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Dollar rebounds as global stock markets rally

By Paul McBeth

Wednesday 29th October 2008

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The New Zealand dollar rose from a seven-year low against the yen and a five-year low versus the dollar after stocks rallied worldwide, lifting demand for higher-yielding, or riskier investments funded with loans in Japan’s currency.

Helping lift sentiment for stocks is the prospect of further interest rate cuts from the Federal Reserve, European Central Bank and Bank of Japan. The Nikkei 225 Index jumped 6.4% while the DAX 30 climbed 11%. In the US the Dow Jones Industrial Average has jumped up 11%. The Fed has embarked on a two-day meeting to review rates and the BOJ is to make a decision on Friday. The ECB is expected to cut its benchmark rate next month.

“The Federal Reserve is the one to watch” because it will increase investors’ appetite for risk, said Philip Borkin, economist at ANZ National Bank. “The markets are talking of a 50 to 75 basis point cut” at the Fed, Borkin said.

The kiwi dollar rose to 55.91 US cents from 54.93 cents yesterday, and jumped to 54.81 yen from 51.98 yen. It weakened against the Australian dollar, which Borkin said is performing better than the kiwi when risk aversion declines, falling to 87.76 cents from 89.31. The US dollar rose to 97.45 yen from 94.61 yesterday.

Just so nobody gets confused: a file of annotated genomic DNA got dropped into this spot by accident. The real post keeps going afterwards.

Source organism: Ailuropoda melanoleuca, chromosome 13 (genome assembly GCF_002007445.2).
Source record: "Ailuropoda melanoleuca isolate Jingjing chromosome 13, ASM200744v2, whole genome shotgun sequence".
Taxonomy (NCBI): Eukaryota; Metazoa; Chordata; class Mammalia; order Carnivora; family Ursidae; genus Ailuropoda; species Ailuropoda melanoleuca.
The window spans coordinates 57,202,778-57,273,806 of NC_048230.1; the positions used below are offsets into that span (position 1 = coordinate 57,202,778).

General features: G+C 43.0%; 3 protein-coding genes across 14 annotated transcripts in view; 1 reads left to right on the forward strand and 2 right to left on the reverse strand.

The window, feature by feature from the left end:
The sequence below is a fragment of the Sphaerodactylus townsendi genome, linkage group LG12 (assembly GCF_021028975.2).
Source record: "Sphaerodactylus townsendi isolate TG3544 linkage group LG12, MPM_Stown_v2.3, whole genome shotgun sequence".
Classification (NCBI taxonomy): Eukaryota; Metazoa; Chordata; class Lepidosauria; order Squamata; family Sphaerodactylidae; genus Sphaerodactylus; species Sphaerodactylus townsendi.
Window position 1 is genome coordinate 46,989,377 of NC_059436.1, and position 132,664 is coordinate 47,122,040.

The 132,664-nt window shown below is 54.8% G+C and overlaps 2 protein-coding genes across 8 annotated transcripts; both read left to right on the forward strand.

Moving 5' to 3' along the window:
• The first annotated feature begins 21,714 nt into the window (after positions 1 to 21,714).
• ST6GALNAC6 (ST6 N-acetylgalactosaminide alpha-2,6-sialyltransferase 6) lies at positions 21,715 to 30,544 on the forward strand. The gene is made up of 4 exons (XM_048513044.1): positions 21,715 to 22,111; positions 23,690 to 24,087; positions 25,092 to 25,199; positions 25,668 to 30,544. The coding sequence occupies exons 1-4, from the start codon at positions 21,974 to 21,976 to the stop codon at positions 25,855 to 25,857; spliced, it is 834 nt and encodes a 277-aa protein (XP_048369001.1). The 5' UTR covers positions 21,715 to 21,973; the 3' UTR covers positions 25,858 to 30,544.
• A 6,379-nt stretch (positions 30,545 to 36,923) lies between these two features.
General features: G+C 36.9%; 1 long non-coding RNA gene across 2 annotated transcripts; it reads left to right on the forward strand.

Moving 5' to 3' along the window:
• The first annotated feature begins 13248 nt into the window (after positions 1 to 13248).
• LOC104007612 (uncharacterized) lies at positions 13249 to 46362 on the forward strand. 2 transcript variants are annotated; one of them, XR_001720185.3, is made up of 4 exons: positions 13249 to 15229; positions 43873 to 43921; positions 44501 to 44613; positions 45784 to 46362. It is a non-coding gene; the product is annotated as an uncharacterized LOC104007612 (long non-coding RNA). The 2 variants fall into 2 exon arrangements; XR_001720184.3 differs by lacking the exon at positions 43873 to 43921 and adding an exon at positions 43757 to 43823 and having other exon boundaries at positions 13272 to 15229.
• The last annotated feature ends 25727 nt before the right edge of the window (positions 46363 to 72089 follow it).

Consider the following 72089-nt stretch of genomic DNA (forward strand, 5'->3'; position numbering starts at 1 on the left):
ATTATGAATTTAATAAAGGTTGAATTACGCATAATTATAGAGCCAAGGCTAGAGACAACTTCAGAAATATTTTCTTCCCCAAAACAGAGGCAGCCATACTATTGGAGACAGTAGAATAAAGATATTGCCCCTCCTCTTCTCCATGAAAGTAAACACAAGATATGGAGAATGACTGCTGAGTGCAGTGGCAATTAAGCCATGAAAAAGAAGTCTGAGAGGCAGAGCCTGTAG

The currency may get a lift today with the release of merchandise trade figures, which are expected to show the nation’s trade deficit narrowed to NZ$550 million in September from NZ$750 million in the previous month.

The New Zealand dollar will probably get a short-term lift if the Fed cut lifts investor sentiment and equity markets rally, though the long-term trend for the kiwi is still down. Kevin Edgeley, a technical analyst at Goldman Sachs in London, predicted the kiwi dollar will sink as much as 28%, to as low as 39 US cents.

Danica Hampton, currency strategist at Bank of New Zealand, said fears of a “global recession will continue to plague financial markets” and she expects continuing support for the US dollar and the yen, even after the Dow posted its second-best point gain ever as lower stock prices lured investors back to equities.

Borkin predicts the dollar will trade between 54.50 and 56.50 US cents and 51.60 and 56 yen.

BuisnessWire.co.nz

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